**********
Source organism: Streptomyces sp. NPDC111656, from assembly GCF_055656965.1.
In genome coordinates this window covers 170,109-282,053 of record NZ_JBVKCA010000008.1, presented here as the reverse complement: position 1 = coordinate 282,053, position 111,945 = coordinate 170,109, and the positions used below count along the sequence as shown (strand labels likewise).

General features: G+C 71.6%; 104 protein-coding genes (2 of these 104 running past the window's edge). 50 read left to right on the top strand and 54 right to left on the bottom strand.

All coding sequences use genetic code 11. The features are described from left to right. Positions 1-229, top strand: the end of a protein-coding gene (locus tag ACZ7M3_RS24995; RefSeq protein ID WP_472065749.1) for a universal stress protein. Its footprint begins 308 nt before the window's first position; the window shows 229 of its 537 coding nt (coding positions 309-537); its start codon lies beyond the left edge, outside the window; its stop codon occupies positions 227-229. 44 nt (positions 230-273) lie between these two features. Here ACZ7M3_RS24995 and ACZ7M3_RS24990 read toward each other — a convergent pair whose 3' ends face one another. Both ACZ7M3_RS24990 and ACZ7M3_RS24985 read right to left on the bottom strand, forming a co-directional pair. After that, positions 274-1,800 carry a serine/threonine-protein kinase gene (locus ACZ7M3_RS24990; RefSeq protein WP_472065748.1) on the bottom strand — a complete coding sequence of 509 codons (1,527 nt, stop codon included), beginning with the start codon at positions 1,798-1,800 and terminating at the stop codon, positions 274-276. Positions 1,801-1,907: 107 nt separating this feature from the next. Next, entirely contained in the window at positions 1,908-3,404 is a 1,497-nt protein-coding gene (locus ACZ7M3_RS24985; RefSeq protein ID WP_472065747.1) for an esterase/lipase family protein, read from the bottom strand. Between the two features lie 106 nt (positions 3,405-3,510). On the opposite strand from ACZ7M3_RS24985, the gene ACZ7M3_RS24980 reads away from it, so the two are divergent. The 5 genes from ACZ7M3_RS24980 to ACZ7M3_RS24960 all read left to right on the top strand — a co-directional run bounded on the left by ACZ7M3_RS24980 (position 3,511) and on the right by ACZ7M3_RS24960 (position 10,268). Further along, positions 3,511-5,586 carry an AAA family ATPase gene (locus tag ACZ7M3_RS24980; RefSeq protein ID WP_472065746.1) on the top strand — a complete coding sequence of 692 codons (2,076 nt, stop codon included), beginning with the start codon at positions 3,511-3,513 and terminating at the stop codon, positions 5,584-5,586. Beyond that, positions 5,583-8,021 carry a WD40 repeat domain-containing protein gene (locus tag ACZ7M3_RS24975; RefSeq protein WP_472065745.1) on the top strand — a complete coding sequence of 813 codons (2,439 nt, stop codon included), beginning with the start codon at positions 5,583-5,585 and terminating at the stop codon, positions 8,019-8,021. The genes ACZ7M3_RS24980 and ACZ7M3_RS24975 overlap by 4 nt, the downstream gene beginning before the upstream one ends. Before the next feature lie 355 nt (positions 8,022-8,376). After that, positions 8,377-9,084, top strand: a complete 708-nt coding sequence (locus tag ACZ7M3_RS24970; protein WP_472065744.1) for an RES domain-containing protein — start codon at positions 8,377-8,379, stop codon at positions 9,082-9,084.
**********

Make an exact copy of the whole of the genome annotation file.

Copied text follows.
Source organism: Streptomyces sp. NPDC111656, from assembly GCF_055656965.1.
In genome coordinates this window covers 170,109-282,053 of record NZ_JBVKCA010000008.1, presented here as the reverse complement: position 1 = coordinate 282,053, position 111,945 = coordinate 170,109, and the positions used below count along the sequence as shown (strand labels likewise).

General features: G+C 71.6%; 104 protein-coding genes (2 of these 104 running past the window's edge). 50 read left to right on the top strand and 54 right to left on the bottom strand.

All coding sequences use genetic code 11. The features are described from left to right. Positions 1-229, top strand: the end of a protein-coding gene (locus tag ACZ7M3_RS24995; RefSeq protein ID WP_472065749.1) for a universal stress protein. Its footprint begins 308 nt before the window's first position; the window shows 229 of its 537 coding nt (coding positions 309-537); its start codon lies beyond the left edge, outside the window; its stop codon occupies positions 227-229. 44 nt (positions 230-273) lie between these two features. Here ACZ7M3_RS24995 and ACZ7M3_RS24990 read toward each other — a convergent pair whose 3' ends face one another. Both ACZ7M3_RS24990 and ACZ7M3_RS24985 read right to left on the bottom strand, forming a co-directional pair. After that, positions 274-1,800 carry a serine/threonine-protein kinase gene (locus ACZ7M3_RS24990; RefSeq protein WP_472065748.1) on the bottom strand — a complete coding sequence of 509 codons (1,527 nt, stop codon included), beginning with the start codon at positions 1,798-1,800 and terminating at the stop codon, positions 274-276. Positions 1,801-1,907: 107 nt separating this feature from the next. Next, entirely contained in the window at positions 1,908-3,404 is a 1,497-nt protein-coding gene (locus ACZ7M3_RS24985; RefSeq protein ID WP_472065747.1) for an esterase/lipase family protein, read from the bottom strand. Between the two features lie 106 nt (positions 3,405-3,510). On the opposite strand from ACZ7M3_RS24985, the gene ACZ7M3_RS24980 reads away from it, so the two are divergent. The 5 genes from ACZ7M3_RS24980 to ACZ7M3_RS24960 all read left to right on the top strand — a co-directional run bounded on the left by ACZ7M3_RS24980 (position 3,511) and on the right by ACZ7M3_RS24960 (position 10,268). Further along, positions 3,511-5,586 carry an AAA family ATPase gene (locus tag ACZ7M3_RS24980; RefSeq protein ID WP_472065746.1) on the top strand — a complete coding sequence of 692 codons (2,076 nt, stop codon included), beginning with the start codon at positions 3,511-3,513 and terminating at the stop codon, positions 5,584-5,586. Beyond that, positions 5,583-8,021 carry a WD40 repeat domain-containing protein gene (locus tag ACZ7M3_RS24975; RefSeq protein WP_472065745.1) on the top strand — a complete coding sequence of 813 codons (2,439 nt, stop codon included), beginning with the start codon at positions 5,583-5,585 and terminating at the stop codon, positions 8,019-8,021. The genes ACZ7M3_RS24980 and ACZ7M3_RS24975 overlap by 4 nt, the downstream gene beginning before the upstream one ends. Before the next feature lie 355 nt (positions 8,022-8,376). After that, positions 8,377-9,084, top strand: a complete 708-nt coding sequence (locus tag ACZ7M3_RS24970; protein WP_472065744.1) for an RES domain-containing protein — start codon at positions 8,377-8,379, stop codon at positions 9,082-9,084.